Sep 08, 2018 rated it it was ok
To be honest, I was expecting a somewhat more intellectually sophisticated defense of Antifa actions and philosophy. The book displays too few new contents, and I feel free to skip several parts that presented some well-known facts about the twentieth century.
I was more interested in the Antifa views regarding free speech and violence. The argument for violence is grounded in the historical fact that on several occasions fascists used the current legal system to take power. I think this argumen
Sep 07, 2017 rated it really liked it
Shelves: non-fiction, history
Essential reading--not just a history but a wealth of ideas and inspiration for the future.
Mrs. Europaea
Jan 25, 2018 rated it really liked it
Bray sheds new light and understanding on a highly misunderstood and represented movement. Antifa gets misrepresented through the media and often times through it's own members and this disinformation spreads like wildfire casting a very negative view on what is ultimately a positive movement for the freedoms of all people.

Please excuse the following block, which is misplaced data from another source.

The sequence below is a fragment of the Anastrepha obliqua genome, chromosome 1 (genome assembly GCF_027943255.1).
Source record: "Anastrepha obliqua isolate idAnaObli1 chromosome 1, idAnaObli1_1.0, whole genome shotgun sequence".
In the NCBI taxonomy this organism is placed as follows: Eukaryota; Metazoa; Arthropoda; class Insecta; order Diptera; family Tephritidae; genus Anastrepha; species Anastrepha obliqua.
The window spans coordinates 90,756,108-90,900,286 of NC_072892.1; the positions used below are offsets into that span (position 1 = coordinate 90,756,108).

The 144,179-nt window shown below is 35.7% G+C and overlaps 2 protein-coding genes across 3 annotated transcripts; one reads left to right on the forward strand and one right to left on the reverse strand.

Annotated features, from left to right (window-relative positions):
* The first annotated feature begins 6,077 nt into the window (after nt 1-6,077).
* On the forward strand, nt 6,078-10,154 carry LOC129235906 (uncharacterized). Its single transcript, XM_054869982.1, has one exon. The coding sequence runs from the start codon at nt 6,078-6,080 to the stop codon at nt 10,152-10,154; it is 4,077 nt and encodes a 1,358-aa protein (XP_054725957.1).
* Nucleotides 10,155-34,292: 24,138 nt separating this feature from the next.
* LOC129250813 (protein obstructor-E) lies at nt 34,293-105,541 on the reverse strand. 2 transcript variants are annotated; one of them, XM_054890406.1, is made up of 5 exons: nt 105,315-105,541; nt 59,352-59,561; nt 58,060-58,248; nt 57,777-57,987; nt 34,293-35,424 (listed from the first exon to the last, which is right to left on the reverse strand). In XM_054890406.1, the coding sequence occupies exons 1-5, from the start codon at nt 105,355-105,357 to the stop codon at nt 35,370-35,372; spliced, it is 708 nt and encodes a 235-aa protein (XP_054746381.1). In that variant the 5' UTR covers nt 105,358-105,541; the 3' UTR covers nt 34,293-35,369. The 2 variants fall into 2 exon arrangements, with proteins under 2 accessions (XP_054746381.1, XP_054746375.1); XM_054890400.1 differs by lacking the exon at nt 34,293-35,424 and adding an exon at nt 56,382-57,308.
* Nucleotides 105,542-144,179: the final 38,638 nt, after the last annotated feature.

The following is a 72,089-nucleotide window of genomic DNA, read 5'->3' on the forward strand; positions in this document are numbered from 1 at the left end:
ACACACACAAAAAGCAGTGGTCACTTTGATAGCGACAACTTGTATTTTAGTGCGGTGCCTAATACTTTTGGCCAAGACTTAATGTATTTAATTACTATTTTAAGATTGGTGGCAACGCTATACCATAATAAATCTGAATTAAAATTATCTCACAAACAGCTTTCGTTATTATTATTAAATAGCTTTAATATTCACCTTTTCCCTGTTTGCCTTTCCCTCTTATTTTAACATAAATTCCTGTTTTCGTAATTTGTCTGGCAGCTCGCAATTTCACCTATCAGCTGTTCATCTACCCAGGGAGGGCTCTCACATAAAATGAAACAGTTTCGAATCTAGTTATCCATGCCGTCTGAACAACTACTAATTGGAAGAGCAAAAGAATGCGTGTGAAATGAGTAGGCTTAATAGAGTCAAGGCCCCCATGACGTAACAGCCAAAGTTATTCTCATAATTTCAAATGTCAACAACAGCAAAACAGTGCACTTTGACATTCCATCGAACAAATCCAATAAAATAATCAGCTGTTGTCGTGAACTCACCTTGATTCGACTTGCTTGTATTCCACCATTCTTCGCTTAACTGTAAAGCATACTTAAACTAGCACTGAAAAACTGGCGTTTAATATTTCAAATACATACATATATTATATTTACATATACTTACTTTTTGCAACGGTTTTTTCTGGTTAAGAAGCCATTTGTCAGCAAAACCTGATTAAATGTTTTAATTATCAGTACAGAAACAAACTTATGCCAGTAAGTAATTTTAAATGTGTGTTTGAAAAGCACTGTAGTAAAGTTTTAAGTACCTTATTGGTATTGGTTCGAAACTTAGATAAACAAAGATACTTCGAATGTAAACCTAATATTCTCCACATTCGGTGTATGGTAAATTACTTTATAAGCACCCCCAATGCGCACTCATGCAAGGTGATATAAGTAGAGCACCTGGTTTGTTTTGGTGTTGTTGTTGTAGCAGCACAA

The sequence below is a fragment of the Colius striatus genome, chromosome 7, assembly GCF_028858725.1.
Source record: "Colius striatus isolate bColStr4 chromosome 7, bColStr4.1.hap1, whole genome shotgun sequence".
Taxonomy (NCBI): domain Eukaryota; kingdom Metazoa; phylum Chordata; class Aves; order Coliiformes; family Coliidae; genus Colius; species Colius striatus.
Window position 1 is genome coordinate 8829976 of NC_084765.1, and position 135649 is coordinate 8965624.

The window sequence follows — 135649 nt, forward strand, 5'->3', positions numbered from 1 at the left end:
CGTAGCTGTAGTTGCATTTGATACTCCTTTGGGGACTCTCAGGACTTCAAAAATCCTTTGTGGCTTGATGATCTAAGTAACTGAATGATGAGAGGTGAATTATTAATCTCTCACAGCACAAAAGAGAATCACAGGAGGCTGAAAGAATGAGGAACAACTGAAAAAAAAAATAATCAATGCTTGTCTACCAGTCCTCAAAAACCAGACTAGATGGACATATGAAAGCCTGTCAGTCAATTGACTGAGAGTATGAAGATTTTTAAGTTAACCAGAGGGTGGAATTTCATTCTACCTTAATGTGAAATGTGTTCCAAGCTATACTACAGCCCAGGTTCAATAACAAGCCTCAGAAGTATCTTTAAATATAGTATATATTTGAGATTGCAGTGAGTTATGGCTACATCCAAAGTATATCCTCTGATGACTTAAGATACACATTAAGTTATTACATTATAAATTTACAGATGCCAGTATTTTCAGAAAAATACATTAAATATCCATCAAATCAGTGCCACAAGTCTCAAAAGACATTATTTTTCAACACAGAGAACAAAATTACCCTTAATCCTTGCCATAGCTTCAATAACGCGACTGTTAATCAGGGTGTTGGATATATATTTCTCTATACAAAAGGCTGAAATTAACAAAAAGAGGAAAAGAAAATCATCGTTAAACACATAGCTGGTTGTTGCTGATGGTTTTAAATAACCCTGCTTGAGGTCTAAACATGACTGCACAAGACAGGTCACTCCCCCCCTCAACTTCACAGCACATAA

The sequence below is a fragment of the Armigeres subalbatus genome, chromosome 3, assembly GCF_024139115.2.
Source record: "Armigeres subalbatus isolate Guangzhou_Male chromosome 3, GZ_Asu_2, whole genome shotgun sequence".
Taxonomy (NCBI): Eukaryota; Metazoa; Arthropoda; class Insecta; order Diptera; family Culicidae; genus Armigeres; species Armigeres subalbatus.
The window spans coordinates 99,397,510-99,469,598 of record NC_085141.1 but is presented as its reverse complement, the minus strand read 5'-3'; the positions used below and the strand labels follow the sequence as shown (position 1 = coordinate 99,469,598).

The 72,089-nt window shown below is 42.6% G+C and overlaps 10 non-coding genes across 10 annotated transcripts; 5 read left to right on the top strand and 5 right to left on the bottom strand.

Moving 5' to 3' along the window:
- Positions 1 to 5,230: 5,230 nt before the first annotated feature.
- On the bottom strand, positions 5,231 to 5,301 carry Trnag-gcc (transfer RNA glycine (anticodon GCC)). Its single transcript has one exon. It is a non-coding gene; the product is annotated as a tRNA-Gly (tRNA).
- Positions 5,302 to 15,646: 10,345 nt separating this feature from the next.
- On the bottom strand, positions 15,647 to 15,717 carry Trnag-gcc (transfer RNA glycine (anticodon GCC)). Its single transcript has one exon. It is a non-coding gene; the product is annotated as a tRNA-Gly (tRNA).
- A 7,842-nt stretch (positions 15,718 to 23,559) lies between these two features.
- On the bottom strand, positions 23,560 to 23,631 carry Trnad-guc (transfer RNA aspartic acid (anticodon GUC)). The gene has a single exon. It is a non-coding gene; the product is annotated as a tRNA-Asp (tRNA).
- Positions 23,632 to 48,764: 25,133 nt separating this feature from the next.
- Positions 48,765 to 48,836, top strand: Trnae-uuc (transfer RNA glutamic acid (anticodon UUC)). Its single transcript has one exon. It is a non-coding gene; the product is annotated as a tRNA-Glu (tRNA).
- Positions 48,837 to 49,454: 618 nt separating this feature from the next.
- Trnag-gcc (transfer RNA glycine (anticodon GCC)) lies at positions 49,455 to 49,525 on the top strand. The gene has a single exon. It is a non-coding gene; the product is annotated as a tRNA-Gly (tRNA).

That said, Bray states several times that the book was rushed because they wanted to get the information out there as soon as possible in this current political climate under
Oct 20, 2020 rated it it was amazing
This book is not only an important and well researched brief history of antifa, it is also entertainingly written. Sometimes books like this, though containing excellent information, can get dry. This one definitely is not. So if you are a person who is honestly interested in this topic, please ignore the reactionary far-right reviews by fragile people who think fascism is somehow on the same playing field as anti-fascism. People who are pro racism and genocide are not the same as people who fig ...more
Scott Holstad
These days? An absolutely essential book. Necessary, especially in 2020 America. Because most Americans haven't been exposed to historical fascism the way Europeans have, most don't have an accurate, complete or in some cases any understanding at all about this very dangerous movement, let alone its textbook (or playbook) tactics and techniques that are nearly always virtually identical, starting with a Goebbels-styled propaganda blitz, complete with massive amounts of lies, disinformation, fear ...more
Nov 28, 2017 rated it really liked it  ·  review of another edition